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                 The Reactionary Utopian
                     February 5, 2008

by Joe Sobran

     I have never been able to believe in Darwin. He 
tried to deny the essential difference between man and 
beast, a difference I can only regard as irreducible, and 
I have known plenty of both.

     To put it simply, animals have brains, but man also 
has a mind, a very distinct kind of soul. Man can 
calculate, imagine, moralize, form abstract concepts, and 
perform many other mental operations of which no animal 
is capable. Animals have sensation and memory -- the 
power of association -- and not much else. They may be 
very beautiful, but they lack the sense of beauty.

     The difference is so vast and profound that Western 
man used to take it for granted. Of course man was 
immeasurably superior to any animal! Each had its own 
excellence, but man had no rival for intelligence in any 
"beast that wants discourse of reason," as Shakespeare 
puts it: he was indeed "the paragon of animals." If our 
furry and scaly friends were still evolving, none of them 
appeared to be gaining on us.

     It was only in fairly recent times, in an age of 
revolt against the divine, that a materialist philosophy 
arose to argue that the human and the subhuman are the 
same in principle, that life emerged from raw matter by 
sheer chance, and that over eons the simple amoeba 
developed (or "evolved") into "higher" life forms. 
Charles Darwin found a receptive audience for this 
dubious idea among educated humans who were weary of the 
Christian faith.

     Darwin's theory of evolution, of man's descent from 
more or less simian ancestors, now has a stranglehold on 
Western intellectual life despite its obvious falsity. 
The notion of a continuity betwixt man and beast has a 
powerful appeal to people who seek the false but clear 
explanation for countless phenomena.

     Like its contemporary fallacy, Marxism, Darwinism 
had a mighty impact on history, except that Marxism has 
all but expired and its Darwinist twin is still going 
strong. The Marxists made the fatal error of predicting 
events in the (historically) short term; whereas most of 
Darwin's avatars wisely confine themselves to making 
prophecies over such long periods as to be virtually 

     So it is that Christopher Hitchens, a verbally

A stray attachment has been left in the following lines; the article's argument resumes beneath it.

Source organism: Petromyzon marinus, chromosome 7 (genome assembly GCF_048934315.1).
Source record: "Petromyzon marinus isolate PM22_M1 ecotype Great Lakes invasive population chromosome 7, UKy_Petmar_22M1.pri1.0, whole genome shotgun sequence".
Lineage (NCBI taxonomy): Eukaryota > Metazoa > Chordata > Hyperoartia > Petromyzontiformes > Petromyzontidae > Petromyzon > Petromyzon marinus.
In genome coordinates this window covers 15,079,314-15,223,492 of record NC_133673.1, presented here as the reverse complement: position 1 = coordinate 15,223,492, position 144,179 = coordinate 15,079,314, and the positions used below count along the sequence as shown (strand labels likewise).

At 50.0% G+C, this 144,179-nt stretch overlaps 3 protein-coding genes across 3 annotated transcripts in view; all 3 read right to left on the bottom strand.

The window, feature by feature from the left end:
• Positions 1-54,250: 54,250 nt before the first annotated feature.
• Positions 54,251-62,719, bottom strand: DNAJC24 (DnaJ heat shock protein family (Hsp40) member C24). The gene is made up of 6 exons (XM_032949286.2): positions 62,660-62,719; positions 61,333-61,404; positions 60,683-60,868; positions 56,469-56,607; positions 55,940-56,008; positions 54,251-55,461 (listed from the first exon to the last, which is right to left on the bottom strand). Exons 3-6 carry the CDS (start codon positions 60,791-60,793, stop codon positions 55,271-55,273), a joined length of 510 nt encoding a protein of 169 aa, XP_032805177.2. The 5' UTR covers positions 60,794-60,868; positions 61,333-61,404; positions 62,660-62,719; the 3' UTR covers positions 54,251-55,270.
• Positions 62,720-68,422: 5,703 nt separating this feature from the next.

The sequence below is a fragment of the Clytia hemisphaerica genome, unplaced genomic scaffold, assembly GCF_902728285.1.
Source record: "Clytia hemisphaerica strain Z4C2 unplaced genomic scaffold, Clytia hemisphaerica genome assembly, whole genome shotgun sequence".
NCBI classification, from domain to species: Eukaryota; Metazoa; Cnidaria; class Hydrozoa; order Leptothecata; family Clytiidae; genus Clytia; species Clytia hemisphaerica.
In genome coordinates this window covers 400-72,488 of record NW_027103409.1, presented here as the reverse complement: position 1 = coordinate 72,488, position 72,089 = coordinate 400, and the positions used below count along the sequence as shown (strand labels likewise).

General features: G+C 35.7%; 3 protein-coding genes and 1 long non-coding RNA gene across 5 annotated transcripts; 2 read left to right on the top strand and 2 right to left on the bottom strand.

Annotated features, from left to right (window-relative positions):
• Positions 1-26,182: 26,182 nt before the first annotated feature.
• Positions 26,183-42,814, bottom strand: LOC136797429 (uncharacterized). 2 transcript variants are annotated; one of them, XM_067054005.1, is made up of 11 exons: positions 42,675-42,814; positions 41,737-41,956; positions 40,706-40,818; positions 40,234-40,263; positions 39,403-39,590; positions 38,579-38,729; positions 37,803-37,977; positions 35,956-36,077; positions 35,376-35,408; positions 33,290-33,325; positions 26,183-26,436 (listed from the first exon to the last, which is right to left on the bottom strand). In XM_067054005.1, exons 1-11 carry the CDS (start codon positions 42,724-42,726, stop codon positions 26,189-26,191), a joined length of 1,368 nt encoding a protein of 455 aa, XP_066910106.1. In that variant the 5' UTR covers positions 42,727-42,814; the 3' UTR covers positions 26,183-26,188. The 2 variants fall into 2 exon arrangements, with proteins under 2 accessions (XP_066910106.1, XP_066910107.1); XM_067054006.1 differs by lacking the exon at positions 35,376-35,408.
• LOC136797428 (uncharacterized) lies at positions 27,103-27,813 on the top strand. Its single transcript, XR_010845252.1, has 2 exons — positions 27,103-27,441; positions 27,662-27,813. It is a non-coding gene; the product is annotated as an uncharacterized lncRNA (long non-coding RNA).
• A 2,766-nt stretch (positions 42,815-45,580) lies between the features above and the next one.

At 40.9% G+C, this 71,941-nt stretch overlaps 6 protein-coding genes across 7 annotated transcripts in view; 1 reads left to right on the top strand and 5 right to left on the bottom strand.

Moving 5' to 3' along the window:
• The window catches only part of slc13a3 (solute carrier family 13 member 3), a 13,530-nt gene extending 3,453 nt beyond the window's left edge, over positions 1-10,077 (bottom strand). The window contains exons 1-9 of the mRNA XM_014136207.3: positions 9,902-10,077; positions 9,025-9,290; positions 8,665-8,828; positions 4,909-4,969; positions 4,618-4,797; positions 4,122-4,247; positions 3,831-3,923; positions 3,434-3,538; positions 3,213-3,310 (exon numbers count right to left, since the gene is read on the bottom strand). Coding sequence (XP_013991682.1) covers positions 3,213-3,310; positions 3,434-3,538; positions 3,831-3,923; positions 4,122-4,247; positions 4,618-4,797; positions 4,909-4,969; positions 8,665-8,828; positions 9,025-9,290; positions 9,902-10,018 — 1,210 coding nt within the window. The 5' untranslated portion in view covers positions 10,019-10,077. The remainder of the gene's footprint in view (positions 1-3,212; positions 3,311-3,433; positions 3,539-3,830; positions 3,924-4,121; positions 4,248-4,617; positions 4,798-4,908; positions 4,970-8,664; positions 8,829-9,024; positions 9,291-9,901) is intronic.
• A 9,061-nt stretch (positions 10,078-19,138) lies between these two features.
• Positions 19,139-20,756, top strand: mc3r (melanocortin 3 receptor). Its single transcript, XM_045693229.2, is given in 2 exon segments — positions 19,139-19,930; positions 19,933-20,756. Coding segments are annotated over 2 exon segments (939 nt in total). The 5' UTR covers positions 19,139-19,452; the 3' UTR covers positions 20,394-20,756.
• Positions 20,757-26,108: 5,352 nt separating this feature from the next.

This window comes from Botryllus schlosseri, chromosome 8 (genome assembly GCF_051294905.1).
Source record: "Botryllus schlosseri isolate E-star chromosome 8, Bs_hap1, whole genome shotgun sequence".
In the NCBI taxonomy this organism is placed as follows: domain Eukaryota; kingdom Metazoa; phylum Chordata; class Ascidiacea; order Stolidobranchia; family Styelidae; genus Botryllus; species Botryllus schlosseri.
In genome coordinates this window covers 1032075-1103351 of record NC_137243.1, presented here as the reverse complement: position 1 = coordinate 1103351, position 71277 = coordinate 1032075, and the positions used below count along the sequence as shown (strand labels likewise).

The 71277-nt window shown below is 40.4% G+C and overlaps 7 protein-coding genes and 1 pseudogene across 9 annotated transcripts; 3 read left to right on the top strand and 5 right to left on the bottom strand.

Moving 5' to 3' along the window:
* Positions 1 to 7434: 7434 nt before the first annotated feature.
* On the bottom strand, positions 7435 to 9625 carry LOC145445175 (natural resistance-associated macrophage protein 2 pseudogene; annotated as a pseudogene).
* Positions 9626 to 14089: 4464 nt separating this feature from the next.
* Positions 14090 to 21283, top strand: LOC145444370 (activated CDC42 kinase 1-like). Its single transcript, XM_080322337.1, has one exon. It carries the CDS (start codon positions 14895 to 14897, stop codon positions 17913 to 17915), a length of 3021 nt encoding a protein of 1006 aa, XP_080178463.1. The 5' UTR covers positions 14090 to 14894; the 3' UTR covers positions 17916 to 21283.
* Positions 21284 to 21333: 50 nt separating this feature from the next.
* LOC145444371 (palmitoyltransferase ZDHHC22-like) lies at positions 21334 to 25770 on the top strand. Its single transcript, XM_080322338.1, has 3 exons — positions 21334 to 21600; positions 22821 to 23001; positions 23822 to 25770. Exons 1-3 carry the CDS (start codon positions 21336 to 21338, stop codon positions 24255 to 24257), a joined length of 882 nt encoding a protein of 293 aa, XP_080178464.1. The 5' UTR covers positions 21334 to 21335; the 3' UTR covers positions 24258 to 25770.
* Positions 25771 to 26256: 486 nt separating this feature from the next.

brilliant man, has managed to prosper in two separate 
careers: first as a highly plausible Marxist, and then, 
when the Marxist creed bit the dust in our time, as an 
equally facile apostle of Darwinism. I respect his rare 
genius and have no doubt that he could flourish just as 
well in any other environment -- Muslim or Mormon, let us 

     In his classic EVERLASTING MAN, G.K. Chesterton gave 
atheism and Darwinism the refutation they really deserve: 
hilarity. St. Anselm had a point: man is the only animal 
that worships! What does that tell us? That all the other 
animals have more sense than we do? For that matter, man 
is also the only animal that believes in evolution; what 
are the implications of that fact? What's more, man seems 
to be the only animal that has a sense of irony, though 
Hitchens insists that atheists have a keener sense of it 
than believers do. I'll have to think that one over.

     To put it another way, why is there an absolute and 
impassable gulf between creatures who get a collective 
kick out of Red Skelton and Benny Hill, and those who 
just don't? I know of no signs that clams have even the 
most rudimentary sense of humor. Correct me if I'm wrong. 
Maybe I've missed something. It wouldn't be the first 

     And by the way, do the females of other species, 
some of which are monogamous, point out their mates' 
annoying errors, foibles, and bad habits, or is this too 
a human trait? And do they take hours getting ready for a 
big night, such as an anniversary? Do any of them have 
the equivalent of a beauty shop or a manicure salon? I 
didn't think so. Other animals' females, frankly, are not 
very feminine. Ours are. =Only= ours are, if you ask me. 
We are, after all, the only species that bellows, "Vive 
la difference!"

     Iguanas and snails may know, and in their way enjoy, 
"la difference," but not the way we do. Even chimps, 
supposedly our evolutionary next of kin, don't seem to 
cultivate the gallantry that for us (excepting feminists, 
of course) is normative.

     I could go on and on, but let's just say that Darwin 
was, well, out of his tree.


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